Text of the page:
The Global Impact; Material Innovation Can Improve Device Accessibility & Affordability to Under-resourced Countries
Material innovation in medical devices holds immense potential for improving accessibility to maternal and reproductive health solutions in under-resourced countries. These innovations can address critical challenges such as cost, durability, and adaptability to diverse healthcare settings. Traditional medical devices can be expensive, limiting their availability in resource-constrained settings. However, breakthroughs in materials science can lead to the creation of affordable, high-quality devices that are accessible to a broader population.
The use of innovative polymers, composites, or bio-based materials can significantly reduce production costs without compromising performance. Moreover, the customization of materials for maternal and reproductive health devices can ensure cultural and environmental suitability.
Innovative ways to customize devices can be developed with cost-effective manufacturing techniques that can be easily adopted in underresourced regions. This could include 3D printing, which would allow for more localized production, and less shipping and storage costs. Tailoring materials to specific regions and communities can enhance the acceptability and effectiveness of these devices. For example, devices designed with materials suitable for tropical climates or easy maintenance can thrive in environments where traditional devices may struggle.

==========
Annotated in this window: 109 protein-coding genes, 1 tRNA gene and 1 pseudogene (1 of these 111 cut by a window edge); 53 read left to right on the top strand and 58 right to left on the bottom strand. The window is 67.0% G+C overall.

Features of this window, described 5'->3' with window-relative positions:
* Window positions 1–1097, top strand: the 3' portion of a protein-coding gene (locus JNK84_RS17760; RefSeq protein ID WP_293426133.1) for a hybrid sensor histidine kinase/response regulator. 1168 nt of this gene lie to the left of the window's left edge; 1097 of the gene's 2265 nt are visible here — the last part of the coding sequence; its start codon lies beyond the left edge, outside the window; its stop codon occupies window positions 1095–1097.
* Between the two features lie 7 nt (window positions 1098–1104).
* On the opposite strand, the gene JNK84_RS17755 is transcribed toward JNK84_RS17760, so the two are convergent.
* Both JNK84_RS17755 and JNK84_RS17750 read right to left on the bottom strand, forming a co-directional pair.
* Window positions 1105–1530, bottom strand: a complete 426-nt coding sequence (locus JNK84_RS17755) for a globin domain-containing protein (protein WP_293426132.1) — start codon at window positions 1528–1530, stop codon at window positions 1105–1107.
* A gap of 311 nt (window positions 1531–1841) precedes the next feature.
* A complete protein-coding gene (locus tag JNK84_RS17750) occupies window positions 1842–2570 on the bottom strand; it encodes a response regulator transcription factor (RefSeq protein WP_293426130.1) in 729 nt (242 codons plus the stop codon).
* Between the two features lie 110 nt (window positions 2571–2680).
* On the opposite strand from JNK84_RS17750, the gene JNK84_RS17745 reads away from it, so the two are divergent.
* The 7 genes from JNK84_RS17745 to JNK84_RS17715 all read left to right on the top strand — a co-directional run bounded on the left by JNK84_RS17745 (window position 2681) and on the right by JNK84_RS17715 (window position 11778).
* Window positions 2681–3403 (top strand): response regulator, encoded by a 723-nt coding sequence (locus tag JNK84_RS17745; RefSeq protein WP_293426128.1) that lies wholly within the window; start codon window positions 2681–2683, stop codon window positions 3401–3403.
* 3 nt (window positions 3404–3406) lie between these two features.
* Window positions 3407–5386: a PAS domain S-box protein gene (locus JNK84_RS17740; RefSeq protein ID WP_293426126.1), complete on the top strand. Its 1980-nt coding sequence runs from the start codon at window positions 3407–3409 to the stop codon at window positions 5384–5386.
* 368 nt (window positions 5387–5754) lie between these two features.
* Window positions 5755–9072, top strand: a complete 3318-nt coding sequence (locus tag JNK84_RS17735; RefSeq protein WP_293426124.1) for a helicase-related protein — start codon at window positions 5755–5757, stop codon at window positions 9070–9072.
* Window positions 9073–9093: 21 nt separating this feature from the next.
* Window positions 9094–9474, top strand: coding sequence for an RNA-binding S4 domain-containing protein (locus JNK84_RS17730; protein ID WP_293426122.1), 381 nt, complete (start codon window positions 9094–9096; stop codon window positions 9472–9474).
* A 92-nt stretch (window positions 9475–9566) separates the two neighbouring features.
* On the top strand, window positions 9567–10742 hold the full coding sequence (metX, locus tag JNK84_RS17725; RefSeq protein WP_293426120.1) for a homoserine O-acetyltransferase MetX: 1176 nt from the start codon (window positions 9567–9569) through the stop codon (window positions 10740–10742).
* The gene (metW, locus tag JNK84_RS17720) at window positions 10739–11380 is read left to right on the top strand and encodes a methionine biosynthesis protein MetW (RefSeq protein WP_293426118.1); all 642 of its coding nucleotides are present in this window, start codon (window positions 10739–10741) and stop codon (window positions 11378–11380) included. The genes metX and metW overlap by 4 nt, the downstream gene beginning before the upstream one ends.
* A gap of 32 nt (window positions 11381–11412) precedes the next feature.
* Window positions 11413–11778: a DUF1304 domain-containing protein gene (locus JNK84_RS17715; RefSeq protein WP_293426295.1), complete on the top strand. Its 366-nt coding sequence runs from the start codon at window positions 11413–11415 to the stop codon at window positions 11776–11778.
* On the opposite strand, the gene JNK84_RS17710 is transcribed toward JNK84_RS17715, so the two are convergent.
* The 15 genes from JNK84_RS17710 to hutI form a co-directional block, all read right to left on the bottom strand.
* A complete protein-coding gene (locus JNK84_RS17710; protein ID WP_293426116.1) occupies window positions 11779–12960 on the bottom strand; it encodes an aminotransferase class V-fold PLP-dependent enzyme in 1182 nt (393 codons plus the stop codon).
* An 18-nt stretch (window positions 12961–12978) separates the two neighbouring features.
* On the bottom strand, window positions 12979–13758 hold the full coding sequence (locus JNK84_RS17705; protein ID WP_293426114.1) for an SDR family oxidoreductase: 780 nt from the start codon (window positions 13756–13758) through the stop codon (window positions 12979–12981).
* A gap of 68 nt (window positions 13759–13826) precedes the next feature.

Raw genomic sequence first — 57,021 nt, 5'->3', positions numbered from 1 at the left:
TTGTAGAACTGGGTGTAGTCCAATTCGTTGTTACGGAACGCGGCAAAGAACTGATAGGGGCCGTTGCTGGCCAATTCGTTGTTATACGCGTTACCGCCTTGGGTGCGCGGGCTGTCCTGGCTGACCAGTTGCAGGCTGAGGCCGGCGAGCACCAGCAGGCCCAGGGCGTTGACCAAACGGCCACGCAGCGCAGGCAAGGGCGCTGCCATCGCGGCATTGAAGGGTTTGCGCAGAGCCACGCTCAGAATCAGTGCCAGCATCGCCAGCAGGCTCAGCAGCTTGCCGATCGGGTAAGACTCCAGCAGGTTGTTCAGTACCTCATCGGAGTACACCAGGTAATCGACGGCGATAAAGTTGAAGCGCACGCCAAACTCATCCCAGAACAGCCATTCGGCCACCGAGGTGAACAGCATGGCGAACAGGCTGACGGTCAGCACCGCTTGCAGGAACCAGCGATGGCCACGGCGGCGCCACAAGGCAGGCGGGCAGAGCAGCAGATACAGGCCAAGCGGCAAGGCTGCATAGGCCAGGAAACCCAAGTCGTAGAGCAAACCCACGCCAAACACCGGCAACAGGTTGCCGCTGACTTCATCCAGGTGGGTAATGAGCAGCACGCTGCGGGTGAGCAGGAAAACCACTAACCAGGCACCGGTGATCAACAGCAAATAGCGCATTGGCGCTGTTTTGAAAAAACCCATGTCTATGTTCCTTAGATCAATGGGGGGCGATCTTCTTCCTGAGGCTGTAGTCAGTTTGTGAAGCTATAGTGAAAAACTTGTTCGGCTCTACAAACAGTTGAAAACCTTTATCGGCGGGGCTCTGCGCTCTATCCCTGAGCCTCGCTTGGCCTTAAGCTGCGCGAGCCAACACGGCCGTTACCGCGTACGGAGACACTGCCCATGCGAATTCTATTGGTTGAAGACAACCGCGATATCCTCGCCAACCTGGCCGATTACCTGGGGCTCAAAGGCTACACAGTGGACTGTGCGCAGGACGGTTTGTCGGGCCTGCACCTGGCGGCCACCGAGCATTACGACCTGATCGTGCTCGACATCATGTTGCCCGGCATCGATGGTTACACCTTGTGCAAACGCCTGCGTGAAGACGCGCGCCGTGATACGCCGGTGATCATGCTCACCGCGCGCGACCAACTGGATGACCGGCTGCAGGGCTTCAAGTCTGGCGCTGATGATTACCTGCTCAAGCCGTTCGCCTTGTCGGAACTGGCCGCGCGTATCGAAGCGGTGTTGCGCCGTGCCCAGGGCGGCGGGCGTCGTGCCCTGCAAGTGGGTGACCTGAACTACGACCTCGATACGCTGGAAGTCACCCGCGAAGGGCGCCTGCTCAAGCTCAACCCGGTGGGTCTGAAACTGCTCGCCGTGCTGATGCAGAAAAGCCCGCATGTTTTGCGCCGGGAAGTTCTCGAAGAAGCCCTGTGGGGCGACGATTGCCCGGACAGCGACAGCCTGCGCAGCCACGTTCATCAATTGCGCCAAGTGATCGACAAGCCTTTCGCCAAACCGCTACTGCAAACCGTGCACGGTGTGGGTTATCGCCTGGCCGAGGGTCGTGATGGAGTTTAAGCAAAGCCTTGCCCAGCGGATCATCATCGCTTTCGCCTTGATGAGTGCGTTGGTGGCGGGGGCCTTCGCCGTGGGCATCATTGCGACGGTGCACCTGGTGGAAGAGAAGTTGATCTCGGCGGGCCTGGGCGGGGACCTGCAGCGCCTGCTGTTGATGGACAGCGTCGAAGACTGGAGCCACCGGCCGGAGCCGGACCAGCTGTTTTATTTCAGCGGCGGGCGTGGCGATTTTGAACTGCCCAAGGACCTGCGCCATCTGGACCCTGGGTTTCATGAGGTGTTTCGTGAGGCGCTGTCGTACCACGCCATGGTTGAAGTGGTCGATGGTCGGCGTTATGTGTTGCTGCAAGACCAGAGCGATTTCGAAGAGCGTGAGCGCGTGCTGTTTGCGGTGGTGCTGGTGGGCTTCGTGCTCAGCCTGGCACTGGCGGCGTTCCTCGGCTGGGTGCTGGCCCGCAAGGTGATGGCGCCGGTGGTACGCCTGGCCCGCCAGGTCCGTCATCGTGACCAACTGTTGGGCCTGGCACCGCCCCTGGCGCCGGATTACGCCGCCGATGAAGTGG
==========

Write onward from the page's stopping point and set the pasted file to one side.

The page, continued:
As we look forward to sharing my Midicals with you, I can’t help but be optimistic.
The environmental benefits are palpable, and the global impact is within reach. For me, this announcement represents my journey of innovation, collaboration, and my commitment to shaping a future where healthcare is not just effective, but compassionate.
I believe we can transform the world in a way where the environment thrives, and where everyone — regardless of geography or circumstance — has access to quality reproductive healthcare.